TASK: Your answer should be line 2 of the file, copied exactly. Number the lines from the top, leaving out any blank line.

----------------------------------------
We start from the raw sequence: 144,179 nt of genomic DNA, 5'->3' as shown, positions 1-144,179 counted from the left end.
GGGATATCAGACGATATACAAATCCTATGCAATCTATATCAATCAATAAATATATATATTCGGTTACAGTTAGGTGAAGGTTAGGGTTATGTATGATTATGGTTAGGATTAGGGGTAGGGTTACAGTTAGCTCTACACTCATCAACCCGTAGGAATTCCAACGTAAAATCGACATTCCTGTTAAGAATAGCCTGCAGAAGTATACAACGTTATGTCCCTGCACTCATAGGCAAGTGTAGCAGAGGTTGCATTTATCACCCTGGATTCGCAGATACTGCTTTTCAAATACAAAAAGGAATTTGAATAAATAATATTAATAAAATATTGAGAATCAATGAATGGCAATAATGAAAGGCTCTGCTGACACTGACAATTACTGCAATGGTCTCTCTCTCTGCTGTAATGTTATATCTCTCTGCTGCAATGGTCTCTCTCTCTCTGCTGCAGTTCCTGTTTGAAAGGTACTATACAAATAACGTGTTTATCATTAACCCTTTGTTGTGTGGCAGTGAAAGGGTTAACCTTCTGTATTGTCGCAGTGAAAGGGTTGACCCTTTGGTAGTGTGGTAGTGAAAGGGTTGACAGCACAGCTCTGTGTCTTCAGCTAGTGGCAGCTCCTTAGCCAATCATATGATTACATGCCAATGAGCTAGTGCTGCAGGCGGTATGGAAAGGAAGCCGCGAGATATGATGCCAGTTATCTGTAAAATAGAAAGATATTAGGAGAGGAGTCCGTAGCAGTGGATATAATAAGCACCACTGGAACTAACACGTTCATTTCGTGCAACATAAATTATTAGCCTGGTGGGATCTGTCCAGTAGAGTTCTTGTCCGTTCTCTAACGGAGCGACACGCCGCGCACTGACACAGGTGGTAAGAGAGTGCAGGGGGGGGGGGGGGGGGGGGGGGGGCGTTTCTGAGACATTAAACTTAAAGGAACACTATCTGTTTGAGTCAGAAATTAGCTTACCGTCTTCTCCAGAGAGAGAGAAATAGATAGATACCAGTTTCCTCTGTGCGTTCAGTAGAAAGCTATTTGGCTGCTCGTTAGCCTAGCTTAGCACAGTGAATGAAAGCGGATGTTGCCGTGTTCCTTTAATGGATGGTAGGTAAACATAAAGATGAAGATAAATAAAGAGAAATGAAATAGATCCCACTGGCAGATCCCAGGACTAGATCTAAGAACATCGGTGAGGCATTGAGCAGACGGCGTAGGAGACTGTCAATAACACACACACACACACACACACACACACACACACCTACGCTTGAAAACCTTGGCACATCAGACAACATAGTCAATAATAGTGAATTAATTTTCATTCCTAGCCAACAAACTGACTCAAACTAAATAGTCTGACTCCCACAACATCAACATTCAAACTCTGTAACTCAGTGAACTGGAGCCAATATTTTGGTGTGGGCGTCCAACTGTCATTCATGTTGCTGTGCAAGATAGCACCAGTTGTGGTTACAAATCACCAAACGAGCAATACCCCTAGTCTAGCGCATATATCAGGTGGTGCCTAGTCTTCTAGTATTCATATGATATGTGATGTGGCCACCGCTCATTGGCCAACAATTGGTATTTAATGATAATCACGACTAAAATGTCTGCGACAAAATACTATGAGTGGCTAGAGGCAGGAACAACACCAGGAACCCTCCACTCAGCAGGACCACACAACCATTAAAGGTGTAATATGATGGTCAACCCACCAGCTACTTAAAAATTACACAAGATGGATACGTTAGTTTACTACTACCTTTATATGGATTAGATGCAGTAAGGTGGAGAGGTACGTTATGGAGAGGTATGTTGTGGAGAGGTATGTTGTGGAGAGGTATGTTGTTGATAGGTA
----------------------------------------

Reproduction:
GGGATATCAGACGATATACAAATCCTATGCAATCTATATCAATCAATAAATATATATATTCGGTTACAGTTAGGTGAAGGTTAGGGTTATGTATGATTATGGTTAGGATTAGGGGTAGGGTTACAGTTAGCTCTACACTCATCAACCCGTAGGAATTCCAACGTAAAATCGACATTCCTGTTAAGAATAGCCTGCAGAAGTATACAACGTTATGTCCCTGCACTCATAGGCAAGTGTAGCAGAGGTTGCATTTATCACCCTGGATTCGCAGATACTGCTTTTCAAATACAAAAAGGAATTTGAATAAATAATATTAATAAAATATTGAGAATCAATGAATGGCAATAATGAAAGGCTCTGCTGACACTGACAATTACTGCAATGGTCTCTCTCTCTGCTGTAATGTTATATCTCTCTGCTGCAATGGTCTCTCTCTCTCTGCTGCAGTTCCTGTTTGAAAGGTACTATACAAATAACGTGTTTATCATTAACCCTTTGTTGTGTGGCAGTGAAAGGGTTAACCTTCTGTATTGTCGCAGTGAAAGGGTTGACCCTTTGGTAGTGTGGTAGTGAAAGGGTTGACAGCACAGCTCTGTGTCTTCAGCTAGTGGCAGCTCCTTAGCCAATCATATGATTACATGCCAATGAGCTAGTGCTGCAGGCGGTATGGAAAGGAAGCCGCGAGATATGATGCCAGTTATCTGTAAAATAGAAAGATATTAGGAGAGGAGTCCGTAGCAGTGGATATAATAAGCACCACTGGAACTAACACGTTCATTTCGTGCAACATAAATTATTAGCCTGGTGGGATCTGTCCAGTAGAGTTCTTGTCCGTTCTCTAACGGAGCGACACGCCGCGCACTGACACAGGTGGTAAGAGAGTGCAGGGGGGGGGGGGGGGGGGGGGGGGGCGTTTCTGAGACATTAAACTTAAAGGAACACTATCTGTTTGAGTCAGAAATTAGCTTACCGTCTTCTCCAGAGAGAGAGAAATAGATAGATACCAGTTTCCTCTGTGCGTTCAGTAGAAAGCTATTTGGCTGCTCGTTAGCCTAGCTTAGCACAGTGAATGAAAGCGGATGTTGCCGTGTTCCTTTAATGGATGGTAGGTAAACATAAAGATGAAGATAAATAAAGAGAAATGAAATAGATCCCACTGGCAGATCCCAGGACTAGATCTAAGAACATCGGTGAGGCATTGAGCAGACGGCGTAGGAGACTGTCAATAACACACACACACACACACACACACACACACACACCTACGCTTGAAAACCTTGGCACATCAGACAACATAGTCAATAATAGTGAATTAATTTTCATTCCTAGCCAACAAACTGACTCAAACTAAATAGTCTGACTCCCACAACATCAACATTCAAACTCTGTAACTCAGTGAACTGGAGCCAATATTTTGGTGTGGGCGTCCAACTGTCATTCATGTTGCTGTGCAAGATAGCACCAGTTGTGGTTACAAATCACCAAACGAGCAATACCCCTAGTCTAGCGCATATATCAGGTGGTGCCTAGTCTTCTAGTATTCATATGATATGTGATGTGGCCACCGCTCATTGGCCAACAATTGGTATTTAATGATAATCACGACTAAAATGTCTGCGACAAAATACTATGAGTGGCTAGAGGCAGGAACAACACCAGGAACCCTCCACTCAGCAGGACCACACAACCATTAAAGGTGTAATATGATGGTCAACCCACCAGCTACTTAAAAATTACACAAGATGGATACGTTAGTTTACTACTACCTTTATATGGATTAGATGCAGTAAGGTGGAGAGGTACGTTATGGAGAGGTATGTTGTGGAGAGGTATGTTGTGGAGAGGTATGTTGTTGATAGGTA